4 Wearables That Give You Superpowers

Super strength. Super hearing. Super artistry. Super expression. The future of wearables is really a quest for human enhancement.


Mark Rolston used to be CCO at Frog Design. Now he runs his new consultancy, Argodesign. And as part of our Wearables Week, his firm generated a series of concepts based upon our simple mandate: No watches.

What Argodesign presented in response was “a provocation”–four wearable concepts that would not just track your heartbeat or put your email on your wrist, but give you what Rolston calls “superpowers.”

He points to the modern smartphone as his evidence. It’s already given us the opportunity to fly through space (through maps or video conferencing), travel through time (through our photos or social networks), and increase our intelligence (through omnipresent Internet access). To him, wearables will just be “more literal extensions” of these powers. They’ll offer us everything from more coordination to improved hearing. And it’s the quest for these powers that will drive user adoption.


Idea 1: Kineseowear

We’ve all heard of kinesio tape. Kineseowear is basically kinesio tape come to life. It’s a stick-on, artificial muscle, that could do anything from tapping you on the left shoulder to convey the next turn dictated by your GPS, to supporting your muscles during an intense butterfly lap in the pool. It creates a physical bridge between your body and information of any sort.

“We had one [version] that was a belt that tightened before lunch so it keeps you from eating more than you want to,” Rolston explains. They settled on the athletic form as a cultural statement of its own–a way to signal to other runners or swimmers that you were of the same connected tribe.

Idea 2: Ouijiband

Imagine if you could pick up a pencil and draw a perfect circle the first time you tried. That’s the promise of Oujiband, an electronic counterweight strapped to your wrist that uses a gyroscope and a gimbal to sense your fine motor movements and, when necessary, smooth them out a bit. (Imagine a finely balanced Segway for your hand.)


Potential implications? Surgeons could cut straighter when the band sensed their hands shaking. A new tennis player could learn to backhand faster through this mechanical coach. And it’d look great at your next steampunk convention.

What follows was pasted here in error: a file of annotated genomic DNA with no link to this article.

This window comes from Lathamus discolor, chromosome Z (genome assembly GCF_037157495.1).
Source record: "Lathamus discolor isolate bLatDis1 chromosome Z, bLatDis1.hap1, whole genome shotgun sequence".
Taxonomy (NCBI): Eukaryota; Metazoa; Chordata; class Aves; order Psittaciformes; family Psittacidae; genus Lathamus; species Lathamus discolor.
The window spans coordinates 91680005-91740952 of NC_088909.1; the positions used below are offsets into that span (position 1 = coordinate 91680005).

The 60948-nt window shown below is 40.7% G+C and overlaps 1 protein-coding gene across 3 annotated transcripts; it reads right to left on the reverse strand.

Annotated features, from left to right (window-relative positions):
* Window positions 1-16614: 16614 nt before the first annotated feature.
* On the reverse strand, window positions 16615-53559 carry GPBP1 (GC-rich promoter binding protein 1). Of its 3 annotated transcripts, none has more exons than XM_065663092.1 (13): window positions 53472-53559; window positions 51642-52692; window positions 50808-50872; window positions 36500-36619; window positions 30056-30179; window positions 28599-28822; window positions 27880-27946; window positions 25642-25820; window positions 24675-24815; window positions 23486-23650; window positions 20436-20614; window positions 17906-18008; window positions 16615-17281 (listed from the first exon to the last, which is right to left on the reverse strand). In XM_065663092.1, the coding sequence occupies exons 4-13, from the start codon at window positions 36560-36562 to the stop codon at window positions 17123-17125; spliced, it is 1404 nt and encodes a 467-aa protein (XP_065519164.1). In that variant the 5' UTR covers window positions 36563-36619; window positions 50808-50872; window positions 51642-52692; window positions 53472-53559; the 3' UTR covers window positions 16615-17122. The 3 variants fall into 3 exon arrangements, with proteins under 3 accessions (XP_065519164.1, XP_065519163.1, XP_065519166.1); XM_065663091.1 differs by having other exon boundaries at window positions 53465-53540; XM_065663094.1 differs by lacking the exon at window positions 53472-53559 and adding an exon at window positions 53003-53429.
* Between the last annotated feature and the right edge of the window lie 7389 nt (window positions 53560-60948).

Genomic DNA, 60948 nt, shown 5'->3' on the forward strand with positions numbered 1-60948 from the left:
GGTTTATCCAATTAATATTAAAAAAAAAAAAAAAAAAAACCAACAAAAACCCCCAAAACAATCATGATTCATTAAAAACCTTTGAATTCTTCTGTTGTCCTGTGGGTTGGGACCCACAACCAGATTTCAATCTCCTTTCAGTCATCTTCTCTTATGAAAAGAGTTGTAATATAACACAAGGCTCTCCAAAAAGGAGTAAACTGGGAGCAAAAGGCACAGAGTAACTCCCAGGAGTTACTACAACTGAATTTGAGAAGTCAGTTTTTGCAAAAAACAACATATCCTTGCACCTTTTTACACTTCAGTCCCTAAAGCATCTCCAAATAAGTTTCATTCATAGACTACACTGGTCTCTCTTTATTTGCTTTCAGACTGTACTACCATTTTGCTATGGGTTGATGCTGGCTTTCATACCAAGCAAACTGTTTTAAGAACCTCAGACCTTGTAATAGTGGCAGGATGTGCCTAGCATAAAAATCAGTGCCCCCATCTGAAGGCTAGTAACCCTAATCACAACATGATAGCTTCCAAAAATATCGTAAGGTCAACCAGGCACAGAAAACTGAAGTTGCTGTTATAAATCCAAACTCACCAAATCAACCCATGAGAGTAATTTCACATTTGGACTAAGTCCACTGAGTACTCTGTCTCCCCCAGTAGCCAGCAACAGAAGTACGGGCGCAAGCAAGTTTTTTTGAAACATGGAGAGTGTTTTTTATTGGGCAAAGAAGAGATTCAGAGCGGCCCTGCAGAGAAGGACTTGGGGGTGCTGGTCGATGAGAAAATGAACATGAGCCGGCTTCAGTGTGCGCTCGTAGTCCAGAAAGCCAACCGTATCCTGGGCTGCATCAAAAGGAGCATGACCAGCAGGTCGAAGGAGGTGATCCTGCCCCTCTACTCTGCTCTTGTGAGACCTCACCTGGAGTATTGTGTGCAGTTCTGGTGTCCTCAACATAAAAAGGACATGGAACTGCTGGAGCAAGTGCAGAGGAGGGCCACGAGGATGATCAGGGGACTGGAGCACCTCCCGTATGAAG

Idea 3: Snapchat IRL

“Take the apps that have become new social engines, and ask yourself, ‘Can those things be moved into the physical universe so we don’t have to live through the 5.5-inch screen?'” Rolston advises. “Snapchat looked in the digital world and said, ‘Some conversations you want to keep private.’ We asked, ‘How do we put that idea in the regular world?”

The result was Snapchat IRL. It’s a necklace that senses the IR light emitted by cameras during their autofocus sequence. And in response, it fires back a blinding counter-flash to protect your anonymity. No smartphone is even needed. It’s a completely standalone-ready device.


Snapchat IRL also has a discreet earpiece that allows you to have a private conversation with someone in the room whom you’ve decided to hook up with–like a walkie talkie for your sex life. Rolston admits that bit hasn’t been completely thought out, but his team liked the detail because it was so evocative.

Idea 4: Lalala

We’ve all been out to a bar where we couldn’t hear the person standing right beside us. Lalala is basically a Bose noise-canceling headphone for anything you want to listen to in life. And with motion-tracking capabilities inside (assumably, through an integrated technology like infrared tracking), you can simply point to someone you’d like to hear better in a room, and every other voice will fade away.
But it’s not just a functional convenience. Rolston sees it as the future form-factor for smartphones. You’d wear it all the time. It would have all of your contacts inside. And it would be able to connect you to anyone, at any time, through immersive 3-D sound rather than awkward teleconferencing.

“If this is the next gen iPhone, the idea of spatially placing people could be phenomenal,” Rolston explains. “Your wife could speak into your right ear while you were in a meeting with people. It’d be like a secretary or friend coming up to whisper, ‘I know you’re busy, but remember to pick up your kid.”


Of course, you may think Argodesign’s concepts look too techie for your tastes. It would be a fair criticism. The team intentionally made the designs over and unapologetically electric–not necessarily because they believe fashion is in some way unimportant–but to highlight that wearable technology will lure us with more than the appeal of fashion alone.

“I love how people comment, ‘You’ll never catch me wearing this stuff!’ And I get the fear of cyborg,” Rolston explains. “But [life is] a competition to get a leg up over the next person.”

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About the author

Mark Wilson is the Global Design Editor at Fast Company. He has written about design, technology, and culture for almost 15 years


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